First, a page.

Later on Monday, the day of posting, Barney Carroll emailed this comment and the article that goes with the photo of the Boss.
I stumbled upon this photograph on Twitter today, courtesy of David Healy. It’s a pair with the classic fawning article about Nemeroff, which I will attach as well. The article is written by James LaRossa who bought the rights to Psychopharmacology Bulletin in the mid to late 1990s and then hired Nemeroff to turn it into a vehicle for infomercials. These bring back such fine memories!
Boss of Bosses Charles B Nemeroff, MD, PhD
Charlie Nemeroff is sitting quietly at the speaker’s table, ignoring the bustle going on around him. His face betrays nothing – neither boredom, nor interest, or apprehension. Only the blinking of his eyes distinguish him from a statue. When he hears his name he rises very slowly, and begins to move to the lectern with deliberate strides, gathering speed as he goes, brightening now. He breaks into a grin and begins speaking the minute he approaches the microphone and, before the hush of the room takes hold, he has won the crowd with a disarming and deliberate manner that cuts simply to the heart of the most complex issues in neuropsychiatry.
Charles B Nemeroff, MD, PhD, chairman of the Department of Psychiatry and Behavioral Sciences at Emory University School of Medicine in Atlanta, finds himself addressing a room of crowded colleagues hundreds of times each year. Even in the ultra-competitive world of medicine and academia, Nemeroff is admittedly the most coveted academic speaker in psychiatry in the United States. His prolific authorship (he has published 600 research reports and reviews) along with a sheer enormity of research grants, awards, and scientific board appointments, has afforded him unprecedented celebrity within the psychiatric community.
Nemeroff’s academic and intellectual largess translates to a small and influential group of close friends, including fellow department chairmen Alan Schatzberg (Stanford), Marty Keller (Brown), Dwight Evans (U. Penn), Bob Hirschfeld (U. of Texas, Galveston) and NIMH heavyweight Dennis Charney, all of whom spend a great deal of professional and personal time together. Psychiatry is a highly charged topic these days, and these six thought leaders walk a fine line between controversy and political correctness, often made possible by their strong allegiances both to topics and to one another.
The ethics surrounding the implementation of placebo-control trials is one of psychiatry’s most supercharged political issues, as is addressed in more detail in this issue of TEN. “From a scientific point of view, the best data on efficacy of any treatment is best derived from placebo-controlled trials,” Nemeroff says. But with diseases like cancer and stroke, placebo trials become unethical. Thus, “the FDA in most cases has allowed for comparison between novel treatments for devastating disorders with traditional already-approved treatments.” If a novel agent proves efficacious against an existing agent, it gets approved. But “that has not been the case in psychiatry. And we have to raise questions about the use of placebo in conditions like mania, where patients are terribly ill. [In these cases] one wonders why it isn’t sufficient to have evaluation based on ‘just-as-good-as’ or ‘better-than’ currently available treatments and better side effect profile.”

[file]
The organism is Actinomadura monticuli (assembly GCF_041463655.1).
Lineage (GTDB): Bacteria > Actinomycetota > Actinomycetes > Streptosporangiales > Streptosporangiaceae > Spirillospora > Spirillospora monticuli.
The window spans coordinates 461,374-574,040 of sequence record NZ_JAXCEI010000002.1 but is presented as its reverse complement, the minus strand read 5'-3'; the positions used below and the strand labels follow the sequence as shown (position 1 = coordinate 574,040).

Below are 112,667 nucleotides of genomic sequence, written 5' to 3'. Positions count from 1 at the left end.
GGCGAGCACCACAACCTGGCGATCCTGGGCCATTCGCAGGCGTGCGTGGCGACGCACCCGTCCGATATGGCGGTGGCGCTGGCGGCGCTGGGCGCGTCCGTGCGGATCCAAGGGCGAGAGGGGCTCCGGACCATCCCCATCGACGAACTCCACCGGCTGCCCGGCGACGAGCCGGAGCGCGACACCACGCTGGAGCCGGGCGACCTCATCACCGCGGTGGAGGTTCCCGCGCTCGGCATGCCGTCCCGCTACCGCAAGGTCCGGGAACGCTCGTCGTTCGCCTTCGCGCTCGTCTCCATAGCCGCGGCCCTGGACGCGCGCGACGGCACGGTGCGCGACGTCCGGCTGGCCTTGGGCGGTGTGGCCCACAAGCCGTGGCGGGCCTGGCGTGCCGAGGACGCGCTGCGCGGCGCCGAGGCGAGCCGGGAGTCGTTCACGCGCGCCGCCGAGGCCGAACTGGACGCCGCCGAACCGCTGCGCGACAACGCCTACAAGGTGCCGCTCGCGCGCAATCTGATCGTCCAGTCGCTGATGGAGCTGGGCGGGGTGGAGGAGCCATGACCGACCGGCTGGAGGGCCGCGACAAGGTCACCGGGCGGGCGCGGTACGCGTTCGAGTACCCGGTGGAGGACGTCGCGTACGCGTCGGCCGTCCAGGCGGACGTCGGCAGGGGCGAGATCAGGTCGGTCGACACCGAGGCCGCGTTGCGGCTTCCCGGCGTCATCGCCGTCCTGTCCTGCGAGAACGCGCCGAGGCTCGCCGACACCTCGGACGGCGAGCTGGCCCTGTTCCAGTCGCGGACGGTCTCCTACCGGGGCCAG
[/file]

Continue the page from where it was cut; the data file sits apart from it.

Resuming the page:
Nemeroff is among the most coveted advisors to the pharmaceutical industry. Predictably, rumors about his alliances, or lack thereof, abound. It is safe to say that his views are expressed in a forceful manner he is a passionate person and he fully expects to lead the corporate strategy of those he advises. Those who do not heed his advice are often recipients of his wrath. Consequently, Nemeroff is often in favor with the most successful drug makers, since those firms are doing the lion’s share of research, which he often directs.
Privately, Nemeroff is circumspect about the role between private and public funding. Working with industry can “be a win-win. There is a shared vision but also separate mission. The university mission is a troika: research, teaching, clinical service; whereas the pharmaceutical industry [mission is to] discover new drugs and to market them effectively. Sometimes those goals are simpatico and sometimes they’re not.” As an example of a situation where industry funding works to the benefit of the scientific community, Nemeroff recounts a new teaching council that he started recently with a grant from Janssen called The Young Faculty Development Program, where young professors get the opportunity to learn about clinical issues and academic life. And he talks also about the differences he sees between today’s young clinicians and those of his generation. ”In the past, there was a clear schism between psychoanalytically oriented psychiatrists and so-called biological psychiatrists. Today, this mindframe dualism seems silly… Patients of course have both minds and brains.” The fact of the matter is that psychosocial factors… can certainly affect how the brain functions and we also know that the brain itself changes. The nature/nurture controversy is really no controversy, as we’ve improved our understanding of the brain.”
The Bronx-NY-born Nemeroff is most content being both a researcher and a physician. As an example, he recounts a part of the very day of this phone interview. “[Earlier today] I saw four patients, one on emergency consult; at the same time, I was dealing with a number of issues related to an NIMH grant of the psychobiology of early trauma. What can be better than being a teacher and a researcher and a physician?”
James La Rossa Jr. & Genevieve RomanoShare this: